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#1113 of 19336 Howling Wheel Bearings
Apr 19, 2003 (5:46 pm)
I agree with cpcp. I was told today that the howling noise in my '98 Forester is due to faulty wheel bearings and need to be replaced for a ridiculous cost of $600. Wheel bearings should last for 50,000 miles !!
#7 of 1112 Wheel Bearing Problem by cpcp Jun 20, 2002 (11:49 am)
99' Forester 41,500 miles, straight hiway miles(no off-road). Front wheel bearing has to be replaced. I'm the third forester owner in a facility off 200 people that this has happened to (all between 40,000 and 50,000 miles). Calling various dealers in North East show that this problem is very common (left rear replaced most often)and expensive. Some dealerships do not put Forester bearings back on the rear---they use Legacy bearings which they feel are more robust. Front Legacy bearings are unfortunately not compatible. Some of the Parts Department people feel it is a seal problem. In any event this is a Subaru problem and should not be a Customer problem. Bearings should not fail this early (if ever). There is either a supplier problem (bad parts), a design problem, or an installation problem. In any event it is wide spread. This cost should not be passed on to the Customer. The cost should be adsorbed by Subaru.
Apr 19, 2003 (6:29 pm)
None of our seats creak (2 Subies in our fleet). I'd try some lithium grease on the tracks.
Subaru went with a different bearing design for the 2003 Forester. For earlier models, indeed, get the part numbers from a Legacy.
Also, try a wholesaler to buy the parts, they are usually a lot less. Try partslibertysubaru.com or subaruparts.com for those. Then have a local, trusted mechanic install it. I bet you spend half.
FWIW, the front wheel bearing for our 626 cost $820 or so, IIRC. $600 is relatively cheap for a dealer repair, at least per my experience.
#1115 of 19336 wheel bearing prices?
Apr 19, 2003 (8:50 pm)
Those prices are insane - absolutely off the scale. I paid $55 ea. for factory wheel bearings for my LandCruiser. Yes, you have to know your way around a car to pound out old races and pound in new ones, but I don't think it took me 3 hours for both fronts. Wheel bearing replacement takes:
Removal of wheel
Unbolt and move aside brake caliper
A few nuts holding brake rotor/bearing on
Pound out old race with hammer and drift
Pound in new race
Pack new bearing with grease.
That price seems tantamount to something technical like a valve job, clutch replacement, or the like.
#1116 of 19336 re: Driver's Seatback
Apr 20, 2003 (10:43 am)
re: None of our seats creak (2 Subies in our fleet). I'd try some lithium grease on the tracks.
It's not the track. It's the back of the seat, inside the material.
#1117 of 19336 Oil consumption question
Apr 20, 2003 (5:07 pm)
Long time Subaru owners feel free to chime in after they read this and tell me I don't have a problem.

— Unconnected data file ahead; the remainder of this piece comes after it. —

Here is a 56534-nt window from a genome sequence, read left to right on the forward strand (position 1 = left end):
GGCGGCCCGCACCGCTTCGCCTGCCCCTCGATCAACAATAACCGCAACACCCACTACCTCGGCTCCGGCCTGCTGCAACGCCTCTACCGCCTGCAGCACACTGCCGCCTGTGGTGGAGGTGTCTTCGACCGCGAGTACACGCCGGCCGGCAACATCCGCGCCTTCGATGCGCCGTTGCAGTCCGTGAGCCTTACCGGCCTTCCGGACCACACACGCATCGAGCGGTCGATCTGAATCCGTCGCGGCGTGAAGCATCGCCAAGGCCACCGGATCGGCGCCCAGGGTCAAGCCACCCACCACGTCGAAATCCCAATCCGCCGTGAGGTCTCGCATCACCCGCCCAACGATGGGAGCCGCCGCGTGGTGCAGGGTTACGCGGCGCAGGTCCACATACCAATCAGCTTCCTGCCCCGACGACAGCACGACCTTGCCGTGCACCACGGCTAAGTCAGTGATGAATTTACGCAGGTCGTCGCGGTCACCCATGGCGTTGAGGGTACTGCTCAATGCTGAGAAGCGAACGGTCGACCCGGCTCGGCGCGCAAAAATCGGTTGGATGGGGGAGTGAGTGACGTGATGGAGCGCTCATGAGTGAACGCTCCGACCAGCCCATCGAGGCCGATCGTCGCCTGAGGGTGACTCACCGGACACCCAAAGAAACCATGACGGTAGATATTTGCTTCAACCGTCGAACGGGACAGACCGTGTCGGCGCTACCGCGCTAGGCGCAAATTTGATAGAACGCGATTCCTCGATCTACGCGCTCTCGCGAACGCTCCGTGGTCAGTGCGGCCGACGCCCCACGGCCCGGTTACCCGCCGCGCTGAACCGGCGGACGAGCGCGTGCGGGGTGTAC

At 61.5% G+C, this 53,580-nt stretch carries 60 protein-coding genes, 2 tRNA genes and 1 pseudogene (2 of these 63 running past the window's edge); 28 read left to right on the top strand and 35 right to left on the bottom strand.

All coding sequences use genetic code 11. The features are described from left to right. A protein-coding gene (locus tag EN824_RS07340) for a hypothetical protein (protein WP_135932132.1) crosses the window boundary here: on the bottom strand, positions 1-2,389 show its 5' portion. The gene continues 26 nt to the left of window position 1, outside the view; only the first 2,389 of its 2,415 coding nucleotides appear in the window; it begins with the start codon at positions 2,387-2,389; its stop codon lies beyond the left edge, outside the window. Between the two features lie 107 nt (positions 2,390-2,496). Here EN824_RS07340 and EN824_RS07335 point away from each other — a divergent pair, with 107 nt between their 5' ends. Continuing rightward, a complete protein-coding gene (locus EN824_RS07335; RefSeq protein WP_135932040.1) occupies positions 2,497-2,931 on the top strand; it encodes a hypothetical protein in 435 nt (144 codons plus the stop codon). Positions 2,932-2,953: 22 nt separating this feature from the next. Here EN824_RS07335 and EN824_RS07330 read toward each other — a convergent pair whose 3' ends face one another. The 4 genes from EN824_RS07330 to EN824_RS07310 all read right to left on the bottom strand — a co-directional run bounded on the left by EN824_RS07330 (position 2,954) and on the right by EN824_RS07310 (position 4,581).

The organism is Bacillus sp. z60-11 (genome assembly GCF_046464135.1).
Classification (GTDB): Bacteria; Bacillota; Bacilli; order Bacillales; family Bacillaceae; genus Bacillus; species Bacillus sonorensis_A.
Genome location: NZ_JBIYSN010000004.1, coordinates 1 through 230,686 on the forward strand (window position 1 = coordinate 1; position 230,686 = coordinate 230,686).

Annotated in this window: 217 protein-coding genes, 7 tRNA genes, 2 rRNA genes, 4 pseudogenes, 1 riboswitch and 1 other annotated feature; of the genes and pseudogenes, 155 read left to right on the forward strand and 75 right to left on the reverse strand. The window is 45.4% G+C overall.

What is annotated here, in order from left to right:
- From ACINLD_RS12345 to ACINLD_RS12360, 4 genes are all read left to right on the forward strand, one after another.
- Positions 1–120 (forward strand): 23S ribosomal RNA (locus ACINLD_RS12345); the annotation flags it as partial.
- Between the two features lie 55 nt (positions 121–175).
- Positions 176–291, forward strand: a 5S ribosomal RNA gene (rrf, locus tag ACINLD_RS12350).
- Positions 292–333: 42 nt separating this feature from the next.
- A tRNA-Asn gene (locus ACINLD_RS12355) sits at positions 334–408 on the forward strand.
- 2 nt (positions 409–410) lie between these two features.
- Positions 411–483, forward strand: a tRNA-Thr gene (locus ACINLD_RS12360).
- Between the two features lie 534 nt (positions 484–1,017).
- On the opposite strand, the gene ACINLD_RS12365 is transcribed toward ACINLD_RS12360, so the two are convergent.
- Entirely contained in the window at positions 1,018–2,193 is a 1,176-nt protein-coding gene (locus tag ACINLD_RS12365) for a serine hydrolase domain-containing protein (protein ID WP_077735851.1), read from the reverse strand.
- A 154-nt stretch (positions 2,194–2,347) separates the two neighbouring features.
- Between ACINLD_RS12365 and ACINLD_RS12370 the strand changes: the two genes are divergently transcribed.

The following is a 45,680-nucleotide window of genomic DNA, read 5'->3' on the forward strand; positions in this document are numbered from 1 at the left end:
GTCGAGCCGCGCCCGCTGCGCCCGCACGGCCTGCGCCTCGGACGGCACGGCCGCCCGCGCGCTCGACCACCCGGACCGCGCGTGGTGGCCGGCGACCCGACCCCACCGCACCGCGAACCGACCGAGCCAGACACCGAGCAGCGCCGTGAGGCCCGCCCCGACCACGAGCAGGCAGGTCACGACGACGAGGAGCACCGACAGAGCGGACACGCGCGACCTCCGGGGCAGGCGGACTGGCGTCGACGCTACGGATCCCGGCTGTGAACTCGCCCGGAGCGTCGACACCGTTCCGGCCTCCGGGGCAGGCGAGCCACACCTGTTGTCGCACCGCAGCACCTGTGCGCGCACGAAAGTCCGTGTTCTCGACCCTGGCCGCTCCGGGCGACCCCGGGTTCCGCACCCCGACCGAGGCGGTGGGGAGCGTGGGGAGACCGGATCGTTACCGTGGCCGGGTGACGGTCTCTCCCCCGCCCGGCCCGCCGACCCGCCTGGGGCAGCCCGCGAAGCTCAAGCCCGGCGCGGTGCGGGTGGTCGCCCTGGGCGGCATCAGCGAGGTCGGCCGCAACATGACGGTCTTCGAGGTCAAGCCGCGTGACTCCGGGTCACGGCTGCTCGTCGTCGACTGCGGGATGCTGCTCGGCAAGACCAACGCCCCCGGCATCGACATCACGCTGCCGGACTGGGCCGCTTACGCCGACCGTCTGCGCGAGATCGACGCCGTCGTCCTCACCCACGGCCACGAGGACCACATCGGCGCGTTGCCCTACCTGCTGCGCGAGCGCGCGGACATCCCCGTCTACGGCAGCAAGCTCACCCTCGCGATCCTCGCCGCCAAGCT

Yesterday I made a round trip of about 240 miles in my 03 Forester. On the way out I ran with the cruise control on for a good part of the way and set to about 70 mph. The tach was mostly around 3000 rpm.
On the way back, I ran the car somewhat harder - prolonged stints at 80 mph and up a couple of very long grades that had the engine at about 5000 rpm (no more than that) for several minutes at a time.
I checked the oil this morning (I had last checked it Thursday - same parking spot, same incline etc...., so the bias angle on the dip stick was the same) and found I burned a pint of oil. Seems like a lot to me..... I'm 2000 miles into this oil change and thus far the car has never burned any oil - the engine has 8200 miles on it.
BTW, while it was sucking down the oil it did give me mileage of 25.5 to the gallon.
Is this oil consumption normal when the engine is pushed like this?
Thanks for any comments.
#1118 of 19336 Oil Consumption?
Apr 20, 2003 (5:41 pm)
It may not be worth asking, but... when you checked your oil level after your trip, did you wait a couple of minutes for the oil to drain back into the sump? If not, you would have gotten a false low-oil reading.
Apr 20, 2003 (8:34 pm)
On one hand, 1/2 quart per 2000 miles isn't something to be alarmed about but on the other, it is kind of unusual for a new engine.
Spirited driving can sometimes increase oil consumption a bit, FWIW.
Keep an eye on the oil level and see if it is a recurring thing. The best course of action given the newness of the engine would be to have the dealer document it and take a look.
#1120 of 19336 Oil consumption followup
Apr 21, 2003 (4:34 am)
blane - Actually, I checked it the next morning.....
Ken - Its not 1/2 quart per 2k that worries me. It's the 1/2 quart per 240 miles that makes me wonder.
#1121 of 19336 Piston Slap/Loud Engine Noises
Apr 21, 2003 (5:38 am)
2201 Lengend Wagon that I just noticed has a loud piston slap or valves for the first few minutes every morning when the engine is cold. Is this common? Dealer says this is common but do I trust the dealer?
Apr 21, 2003 (7:06 am)
Doug: good info, thanks. Could a live axle Land Cruiser be simpler than an indy Subie suspension, though? I'm curious.
masan: you must have two layers of foam padding rubbing against each other. One idea would be to insert a sheet of wax paper inbetween them. I saw a WRX at the NY Auto Show, someone had undone the bottom of the front passenger seat. I had zippers that went up the sides, so doing that would be easy on a WRX. Not sure about your Subie though.
I think most manufacturers' rule of thumb is one quart per 1000 miles is the max "normal" consumption. 240 miles is short for that kind of consumption IMO.
Crawl under the car. Look at the oil filter, the gaskets, the bottom area near the front seals. Do you see any signs of a leak?
Tom: please clarify, is it a 2001 Legacy? That's a Phase II engine, I didn't think they were succeptible to piston slap.